Thursday, December 31, 2020

Theft and Crafting?

 You know how it goes--one memory sparks another. Never a bonfire, thankfully, but little fires hither and thither. So naturally, another senior year moment popped up--featuring our small town's women's club. 

I remember when it was Mom's turn to host the club, because it always meant she'd make a special dessert that wasn't for us. <cue sad violin> I'm guessing they did projects and had fundraisers (bake sales?). One year, they took their hard raised money and purchased a sturdy wood bench, to sit in front of Johnny's market downtown.

I don't know why that bench chafed us teens so. We couldn't see the purpose. Where we did see a purpose for the bench, was in our "senior hall". We talked about it and came up with a plan to make it ours, but it was all a silly diversion. Until ... I bet it was Timmy, with a small crew, went down school house hill and freed that bench.

Oh the elation, when we came to school the following day! There it was! Sitting in our hall! The adults were beside themselves--nothing new there, as far as our class was concerned. We declared it was our senior art project.We sanded, carved our initials, sanded more and finally it was time for the shellac. What a thing of beauty!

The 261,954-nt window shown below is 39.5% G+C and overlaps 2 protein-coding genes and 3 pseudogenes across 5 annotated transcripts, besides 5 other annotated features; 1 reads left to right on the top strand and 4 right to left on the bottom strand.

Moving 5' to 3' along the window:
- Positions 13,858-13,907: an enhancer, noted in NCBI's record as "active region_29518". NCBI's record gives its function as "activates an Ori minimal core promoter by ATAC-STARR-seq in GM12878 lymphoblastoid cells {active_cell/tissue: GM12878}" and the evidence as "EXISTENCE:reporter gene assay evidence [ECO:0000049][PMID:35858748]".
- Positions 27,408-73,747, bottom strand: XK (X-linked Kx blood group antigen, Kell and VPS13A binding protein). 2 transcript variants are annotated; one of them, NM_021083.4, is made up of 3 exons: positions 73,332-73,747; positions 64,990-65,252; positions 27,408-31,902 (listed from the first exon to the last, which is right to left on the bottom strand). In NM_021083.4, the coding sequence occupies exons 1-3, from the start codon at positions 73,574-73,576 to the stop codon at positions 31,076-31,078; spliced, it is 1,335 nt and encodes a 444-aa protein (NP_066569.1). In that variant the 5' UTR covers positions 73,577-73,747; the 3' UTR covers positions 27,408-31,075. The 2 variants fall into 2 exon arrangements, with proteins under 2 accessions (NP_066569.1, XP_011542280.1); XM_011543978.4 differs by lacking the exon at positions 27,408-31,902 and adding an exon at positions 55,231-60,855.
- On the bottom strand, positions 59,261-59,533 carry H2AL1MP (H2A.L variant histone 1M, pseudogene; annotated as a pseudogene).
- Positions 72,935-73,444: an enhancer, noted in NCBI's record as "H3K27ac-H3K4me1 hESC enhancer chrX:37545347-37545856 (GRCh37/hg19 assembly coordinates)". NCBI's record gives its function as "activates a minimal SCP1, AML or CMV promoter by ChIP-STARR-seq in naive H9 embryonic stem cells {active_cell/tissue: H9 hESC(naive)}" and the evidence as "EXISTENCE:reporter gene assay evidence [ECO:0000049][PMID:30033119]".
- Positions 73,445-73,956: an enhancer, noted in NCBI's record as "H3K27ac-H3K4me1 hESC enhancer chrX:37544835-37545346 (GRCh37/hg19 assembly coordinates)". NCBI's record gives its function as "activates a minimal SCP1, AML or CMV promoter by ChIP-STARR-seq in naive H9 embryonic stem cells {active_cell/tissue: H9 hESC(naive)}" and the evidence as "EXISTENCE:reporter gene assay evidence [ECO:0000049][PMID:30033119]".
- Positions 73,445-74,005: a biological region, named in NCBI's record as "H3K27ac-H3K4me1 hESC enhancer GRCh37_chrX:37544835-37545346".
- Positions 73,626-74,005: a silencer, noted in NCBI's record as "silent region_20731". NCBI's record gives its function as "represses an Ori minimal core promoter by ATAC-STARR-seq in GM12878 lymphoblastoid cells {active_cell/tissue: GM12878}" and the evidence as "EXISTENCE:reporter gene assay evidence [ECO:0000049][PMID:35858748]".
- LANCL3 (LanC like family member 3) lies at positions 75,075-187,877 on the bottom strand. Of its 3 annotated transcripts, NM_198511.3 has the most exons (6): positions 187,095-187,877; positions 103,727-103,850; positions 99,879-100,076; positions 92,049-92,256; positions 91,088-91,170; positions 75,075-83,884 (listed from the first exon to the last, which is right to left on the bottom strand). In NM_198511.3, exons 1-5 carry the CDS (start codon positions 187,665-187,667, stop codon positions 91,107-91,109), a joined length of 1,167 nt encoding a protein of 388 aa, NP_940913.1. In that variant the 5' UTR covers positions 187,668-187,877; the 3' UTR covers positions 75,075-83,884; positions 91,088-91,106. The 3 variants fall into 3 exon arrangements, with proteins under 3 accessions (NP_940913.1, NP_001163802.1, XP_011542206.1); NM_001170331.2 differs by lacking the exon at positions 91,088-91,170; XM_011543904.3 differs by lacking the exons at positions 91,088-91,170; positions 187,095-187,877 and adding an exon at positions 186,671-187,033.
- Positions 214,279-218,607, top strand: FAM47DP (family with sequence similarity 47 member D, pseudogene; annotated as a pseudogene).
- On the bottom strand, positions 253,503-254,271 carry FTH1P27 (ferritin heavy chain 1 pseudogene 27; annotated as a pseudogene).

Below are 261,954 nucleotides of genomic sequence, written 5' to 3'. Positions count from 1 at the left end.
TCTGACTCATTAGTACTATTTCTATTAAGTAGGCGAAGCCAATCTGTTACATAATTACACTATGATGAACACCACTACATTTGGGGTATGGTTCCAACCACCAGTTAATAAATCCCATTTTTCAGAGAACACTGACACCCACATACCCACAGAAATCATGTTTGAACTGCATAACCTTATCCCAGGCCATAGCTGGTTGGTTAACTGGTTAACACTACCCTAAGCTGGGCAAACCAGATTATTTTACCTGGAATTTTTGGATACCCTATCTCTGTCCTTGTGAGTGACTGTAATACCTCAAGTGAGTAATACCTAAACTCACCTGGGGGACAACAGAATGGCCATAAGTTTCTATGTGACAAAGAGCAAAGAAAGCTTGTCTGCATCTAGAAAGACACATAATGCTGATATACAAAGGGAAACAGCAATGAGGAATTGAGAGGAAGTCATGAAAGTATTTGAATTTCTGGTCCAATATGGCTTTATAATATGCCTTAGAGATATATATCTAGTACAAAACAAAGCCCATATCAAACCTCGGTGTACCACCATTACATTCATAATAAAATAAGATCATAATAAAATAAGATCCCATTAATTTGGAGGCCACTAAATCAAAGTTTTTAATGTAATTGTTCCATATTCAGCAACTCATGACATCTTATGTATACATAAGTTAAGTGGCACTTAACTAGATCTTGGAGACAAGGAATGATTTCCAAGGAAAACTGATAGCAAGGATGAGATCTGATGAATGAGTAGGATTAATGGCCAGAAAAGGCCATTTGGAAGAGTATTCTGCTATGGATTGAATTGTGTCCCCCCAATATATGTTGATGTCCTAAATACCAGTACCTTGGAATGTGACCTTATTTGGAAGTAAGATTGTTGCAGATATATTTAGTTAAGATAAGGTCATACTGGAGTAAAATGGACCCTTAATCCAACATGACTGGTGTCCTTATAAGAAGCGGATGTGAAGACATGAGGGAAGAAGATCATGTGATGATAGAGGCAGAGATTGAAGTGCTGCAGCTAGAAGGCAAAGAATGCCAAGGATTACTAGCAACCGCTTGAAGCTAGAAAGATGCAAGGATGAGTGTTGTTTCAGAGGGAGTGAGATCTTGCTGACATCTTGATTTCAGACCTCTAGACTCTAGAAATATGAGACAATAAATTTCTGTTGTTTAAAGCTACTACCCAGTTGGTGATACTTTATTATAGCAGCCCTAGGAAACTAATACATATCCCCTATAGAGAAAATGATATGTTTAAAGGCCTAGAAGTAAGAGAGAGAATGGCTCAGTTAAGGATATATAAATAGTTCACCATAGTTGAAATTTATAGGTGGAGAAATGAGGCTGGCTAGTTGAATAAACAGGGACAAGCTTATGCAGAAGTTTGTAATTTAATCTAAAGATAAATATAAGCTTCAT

And now, as an adult, I wonder why the women's club let us keep it. Because we all know, that's the only reason it became ours. And I wonder where it went after we left? Does anyone remember or are the adults involved all gone? <shrug> Hard to say, but I'm glad that memory rose to the surface. Love, K

Tuesday, December 29, 2020

More Ridiculous Me

 This week, I had the opportunity to finally recognize/pay heed to one of my many human quirks. Yay? It's about buying clothes--something most do from time to time.